20. TAGGING, TRACKING AND LOCATING WITHOUT GPS

    SciTech Connect

    Cordaro, J.; Coleman, T.; Shull, D.

    The Savannah River National Laboratory (SRNL) was requested to lead a Law Enforcement Working Group that was formed to collaborate on common operational needs. All agencies represented on the working group ranked their need to tag, track, and locate a witting or unwitting target as their highest priority. Specifically, they were looking for technologies more robust than Global Positioning Satellite (GPS), could communicate back to the owner, and worked where normal cell phone communications did not work or were unreliable. SRNL brought together multiple technologies in a demonstration that was held in in various Alaska venues, including metropolitan, wilderness, andmore » at-sea that met the working group's requirements. Using prototypical technologies from Boeing, On Ramp, and Fortress, SRNL was able to demonstrate the ability to track personnel and material in all scenarios including indoors, in heavily wooden areas, canyons, and in parking garages. In all cases GPS signals were too weak to measure. Bi-directional communication was achieved in areas that Wi-Fi, cell towers, or traditional radios would not perform. The results of the exercise will be presented. These technologies are considered ideal for tracking high value material such has nuclear material with a platform that allows seamless tracking anywhere in the world, indoors or outdoors.« less

  1. A Modular Vaccine Development Platform Based on Sortase-Mediated Site-Specific Tagging of Antigens onto Virus-Like Particles

    PubMed Central

    Tang, Shubing; Xuan, Baoqin; Ye, Xiaohua; Huang, Zhong; Qian, Zhikang

    2016-01-01

    Virus-like particles (VLPs) can be used as powerful nanoscale weapons to fight against virus infection. In addition to direct use as vaccines, VLPs have been extensively exploited as platforms on which to display foreign antigens for prophylactic vaccination and immunotherapeutic treatment. Unfortunately, fabrication of new chimeric VLP vaccines in a versatile, site-specific and highly efficient manner is beyond the capability of traditional VLP vaccine design approaches, genetic insertion and chemical conjugation. In this study, we described a greatly improved VLP display strategy by chemoenzymatic site-specific tailoring antigens on VLPs surface with high efficiency. Through the transpeptidation mediated by sortase A, one protein and two epitopes containing N-terminal oligoglycine were conjugated to the LPET motif on the surface of hepatitis B virus core protein (HBc) VLPs with high density. All of the new chimeric VLPs induced strong specific IgG responses. Furthermore, the chimeric VLPs with sortase A tagged enterovirus 71 (EV71) SP70 epitope could elicit effective antibodies against EV71 lethal challenging as well as the genetic insertion chimeric VLPs. The sortase A mediated chemoenzymatic site-specific tailoring of the HBc VLP approach shows great potential in new VLP vaccine design for its simplicity, site specificity, high efficiency, and versatility. PMID:27170066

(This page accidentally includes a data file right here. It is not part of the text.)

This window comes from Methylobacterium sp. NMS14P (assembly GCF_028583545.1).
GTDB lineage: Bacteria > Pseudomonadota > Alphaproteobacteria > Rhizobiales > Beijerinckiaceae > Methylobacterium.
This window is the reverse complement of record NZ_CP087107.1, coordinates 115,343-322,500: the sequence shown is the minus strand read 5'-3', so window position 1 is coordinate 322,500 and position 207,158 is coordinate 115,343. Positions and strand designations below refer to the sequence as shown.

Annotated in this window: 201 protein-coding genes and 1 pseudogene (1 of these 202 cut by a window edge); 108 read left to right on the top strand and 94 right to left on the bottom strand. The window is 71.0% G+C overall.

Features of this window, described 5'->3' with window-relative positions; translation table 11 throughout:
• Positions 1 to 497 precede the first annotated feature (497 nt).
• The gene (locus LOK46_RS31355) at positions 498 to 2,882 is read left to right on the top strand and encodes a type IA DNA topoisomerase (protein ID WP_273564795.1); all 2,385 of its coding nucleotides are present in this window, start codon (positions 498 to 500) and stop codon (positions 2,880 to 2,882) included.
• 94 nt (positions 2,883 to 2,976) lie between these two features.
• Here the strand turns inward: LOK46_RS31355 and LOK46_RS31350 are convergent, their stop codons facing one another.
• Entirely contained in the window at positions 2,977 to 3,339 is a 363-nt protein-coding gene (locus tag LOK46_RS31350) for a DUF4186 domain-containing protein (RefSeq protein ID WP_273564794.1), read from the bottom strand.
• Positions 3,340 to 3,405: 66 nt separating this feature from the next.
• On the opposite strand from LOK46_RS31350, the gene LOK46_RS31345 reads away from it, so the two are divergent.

2. The immune epitope database (IEDB) 3.0

    PubMed Central

    Vita, Randi; Overton, James A.; Greenbaum, Jason A.; Ponomarenko, Julia; Clark, Jason D.; Cantrell, Jason R.; Wheeler, Daniel K.; Gabbard, Joseph L.; Hix, Deborah; Sette, Alessandro; Peters, Bjoern

    2015-01-01

    The IEDB, www.iedb.org, contains information on immune epitopes—the molecular targets of adaptive immune responses—curated from the published literature and submitted by National Institutes of Health funded epitope discovery efforts. From 2004 to 2012 the IEDB curation of journal articles published since 1960 has caught up to the present day, with >95% of relevant published literature manually curated amounting to more than 15 000 journal articles and more than 704 000 experiments to date. The revised curation target since 2012 has been to make recent research findings quickly available in the IEDB and thereby ensure that it continues to be an up-to-date resource. Having gathered a comprehensive dataset in the IEDB, a complete redesign of the query and reporting interface has been performed in the IEDB 3.0 release to improve how end users can access this information in an intuitive and biologically accurate manner. We here present this most recent release of the IEDB and describe the user testing procedures as well as the use of external ontologies that have enabled it. PMID:25300482

  3. Reproducibility studies for experimental epitope detection in macrophages (EDIM).

    PubMed

    Japink, Dennis; Nap, Marius; Sosef, Meindert N; Nelemans, Patty J; Coy, Johannes F; Beets, Geerard; von Meyenfeldt, Maarten F; Leers, Math P G

    2014-05-01